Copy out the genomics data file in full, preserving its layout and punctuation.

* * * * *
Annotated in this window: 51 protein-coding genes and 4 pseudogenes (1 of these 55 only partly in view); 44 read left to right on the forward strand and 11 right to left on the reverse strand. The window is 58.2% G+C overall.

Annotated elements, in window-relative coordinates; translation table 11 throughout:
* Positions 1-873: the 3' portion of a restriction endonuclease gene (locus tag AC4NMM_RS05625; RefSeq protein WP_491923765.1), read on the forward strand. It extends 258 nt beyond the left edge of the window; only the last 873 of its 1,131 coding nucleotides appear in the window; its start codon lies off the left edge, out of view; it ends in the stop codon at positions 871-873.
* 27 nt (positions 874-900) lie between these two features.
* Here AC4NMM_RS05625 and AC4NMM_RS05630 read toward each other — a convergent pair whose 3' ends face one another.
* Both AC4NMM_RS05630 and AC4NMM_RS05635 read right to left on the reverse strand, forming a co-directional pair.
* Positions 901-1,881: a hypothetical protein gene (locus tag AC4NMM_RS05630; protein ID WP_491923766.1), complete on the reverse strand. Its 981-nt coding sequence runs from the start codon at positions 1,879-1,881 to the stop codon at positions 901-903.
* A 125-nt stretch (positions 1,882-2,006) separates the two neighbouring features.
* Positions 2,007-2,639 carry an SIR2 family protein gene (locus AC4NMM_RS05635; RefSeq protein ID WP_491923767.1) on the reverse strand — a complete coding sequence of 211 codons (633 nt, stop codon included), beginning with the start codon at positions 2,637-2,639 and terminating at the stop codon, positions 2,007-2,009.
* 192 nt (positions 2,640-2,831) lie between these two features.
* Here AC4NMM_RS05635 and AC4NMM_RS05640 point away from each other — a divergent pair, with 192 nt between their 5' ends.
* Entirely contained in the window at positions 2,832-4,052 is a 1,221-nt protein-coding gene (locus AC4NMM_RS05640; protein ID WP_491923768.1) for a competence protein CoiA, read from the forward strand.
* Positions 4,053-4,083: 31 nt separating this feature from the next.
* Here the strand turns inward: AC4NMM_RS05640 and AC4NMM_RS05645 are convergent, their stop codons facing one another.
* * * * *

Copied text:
Annotated in this window: 51 protein-coding genes and 4 pseudogenes (1 of these 55 only partly in view); 44 read left to right on the forward strand and 11 right to left on the reverse strand. The window is 58.2% G+C overall.

Annotated elements, in window-relative coordinates; translation table 11 throughout:
* Positions 1-873: the 3' portion of a restriction endonuclease gene (locus tag AC4NMM_RS05625; RefSeq protein WP_491923765.1), read on the forward strand. It extends 258 nt beyond the left edge of the window; only the last 873 of its 1,131 coding nucleotides appear in the window; its start codon lies off the left edge, out of view; it ends in the stop codon at positions 871-873.
* 27 nt (positions 874-900) lie between these two features.
* Here AC4NMM_RS05625 and AC4NMM_RS05630 read toward each other — a convergent pair whose 3' ends face one another.
* Both AC4NMM_RS05630 and AC4NMM_RS05635 read right to left on the reverse strand, forming a co-directional pair.
* Positions 901-1,881: a hypothetical protein gene (locus tag AC4NMM_RS05630; protein ID WP_491923766.1), complete on the reverse strand. Its 981-nt coding sequence runs from the start codon at positions 1,879-1,881 to the stop codon at positions 901-903.
* A 125-nt stretch (positions 1,882-2,006) separates the two neighbouring features.
* Positions 2,007-2,639 carry an SIR2 family protein gene (locus AC4NMM_RS05635; RefSeq protein ID WP_491923767.1) on the reverse strand — a complete coding sequence of 211 codons (633 nt, stop codon included), beginning with the start codon at positions 2,637-2,639 and terminating at the stop codon, positions 2,007-2,009.
* 192 nt (positions 2,640-2,831) lie between these two features.
* Here AC4NMM_RS05635 and AC4NMM_RS05640 point away from each other — a divergent pair, with 192 nt between their 5' ends.
* Entirely contained in the window at positions 2,832-4,052 is a 1,221-nt protein-coding gene (locus AC4NMM_RS05640; protein ID WP_491923768.1) for a competence protein CoiA, read from the forward strand.
* Positions 4,053-4,083: 31 nt separating this feature from the next.
* Here the strand turns inward: AC4NMM_RS05640 and AC4NMM_RS05645 are convergent, their stop codons facing one another.